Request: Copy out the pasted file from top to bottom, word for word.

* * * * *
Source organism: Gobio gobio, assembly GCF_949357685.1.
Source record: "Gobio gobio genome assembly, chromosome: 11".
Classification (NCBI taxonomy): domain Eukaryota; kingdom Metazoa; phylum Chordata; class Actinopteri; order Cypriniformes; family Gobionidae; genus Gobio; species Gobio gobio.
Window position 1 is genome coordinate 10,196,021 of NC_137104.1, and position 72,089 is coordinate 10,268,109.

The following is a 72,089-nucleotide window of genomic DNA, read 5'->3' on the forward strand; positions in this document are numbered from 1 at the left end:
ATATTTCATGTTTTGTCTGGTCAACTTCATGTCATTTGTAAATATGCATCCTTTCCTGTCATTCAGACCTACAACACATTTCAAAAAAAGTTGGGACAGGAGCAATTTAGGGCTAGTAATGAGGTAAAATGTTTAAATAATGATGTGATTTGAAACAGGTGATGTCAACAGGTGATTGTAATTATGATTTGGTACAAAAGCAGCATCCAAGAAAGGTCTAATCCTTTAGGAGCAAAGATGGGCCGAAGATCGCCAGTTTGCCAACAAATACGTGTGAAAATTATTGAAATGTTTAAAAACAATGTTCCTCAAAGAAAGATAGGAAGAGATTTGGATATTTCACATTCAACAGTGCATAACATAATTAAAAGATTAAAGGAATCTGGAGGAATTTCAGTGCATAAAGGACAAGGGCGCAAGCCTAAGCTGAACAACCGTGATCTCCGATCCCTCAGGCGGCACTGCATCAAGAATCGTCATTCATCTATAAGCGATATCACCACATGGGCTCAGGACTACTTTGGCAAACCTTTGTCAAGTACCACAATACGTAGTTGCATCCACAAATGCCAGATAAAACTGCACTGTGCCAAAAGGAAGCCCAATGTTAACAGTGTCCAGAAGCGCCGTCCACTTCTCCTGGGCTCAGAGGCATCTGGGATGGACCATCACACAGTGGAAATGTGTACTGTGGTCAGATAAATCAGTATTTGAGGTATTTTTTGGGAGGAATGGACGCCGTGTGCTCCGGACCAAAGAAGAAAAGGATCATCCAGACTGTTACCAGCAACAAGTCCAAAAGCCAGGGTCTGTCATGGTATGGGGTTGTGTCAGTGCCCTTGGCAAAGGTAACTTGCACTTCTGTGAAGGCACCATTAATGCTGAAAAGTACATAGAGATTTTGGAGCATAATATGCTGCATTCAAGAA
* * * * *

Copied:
Source organism: Gobio gobio, assembly GCF_949357685.1.
Source record: "Gobio gobio genome assembly, chromosome: 11".
Classification (NCBI taxonomy): domain Eukaryota; kingdom Metazoa; phylum Chordata; class Actinopteri; order Cypriniformes; family Gobionidae; genus Gobio; species Gobio gobio.
Window position 1 is genome coordinate 10,196,021 of NC_137104.1, and position 72,089 is coordinate 10,268,109.

The following is a 72,089-nucleotide window of genomic DNA, read 5'->3' on the forward strand; positions in this document are numbered from 1 at the left end:
ATATTTCATGTTTTGTCTGGTCAACTTCATGTCATTTGTAAATATGCATCCTTTCCTGTCATTCAGACCTACAACACATTTCAAAAAAAGTTGGGACAGGAGCAATTTAGGGCTAGTAATGAGGTAAAATGTTTAAATAATGATGTGATTTGAAACAGGTGATGTCAACAGGTGATTGTAATTATGATTTGGTACAAAAGCAGCATCCAAGAAAGGTCTAATCCTTTAGGAGCAAAGATGGGCCGAAGATCGCCAGTTTGCCAACAAATACGTGTGAAAATTATTGAAATGTTTAAAAACAATGTTCCTCAAAGAAAGATAGGAAGAGATTTGGATATTTCACATTCAACAGTGCATAACATAATTAAAAGATTAAAGGAATCTGGAGGAATTTCAGTGCATAAAGGACAAGGGCGCAAGCCTAAGCTGAACAACCGTGATCTCCGATCCCTCAGGCGGCACTGCATCAAGAATCGTCATTCATCTATAAGCGATATCACCACATGGGCTCAGGACTACTTTGGCAAACCTTTGTCAAGTACCACAATACGTAGTTGCATCCACAAATGCCAGATAAAACTGCACTGTGCCAAAAGGAAGCCCAATGTTAACAGTGTCCAGAAGCGCCGTCCACTTCTCCTGGGCTCAGAGGCATCTGGGATGGACCATCACACAGTGGAAATGTGTACTGTGGTCAGATAAATCAGTATTTGAGGTATTTTTTGGGAGGAATGGACGCCGTGTGCTCCGGACCAAAGAAGAAAAGGATCATCCAGACTGTTACCAGCAACAAGTCCAAAAGCCAGGGTCTGTCATGGTATGGGGTTGTGTCAGTGCCCTTGGCAAAGGTAACTTGCACTTCTGTGAAGGCACCATTAATGCTGAAAAGTACATAGAGATTTTGGAGCATAATATGCTGCATTCAAGAA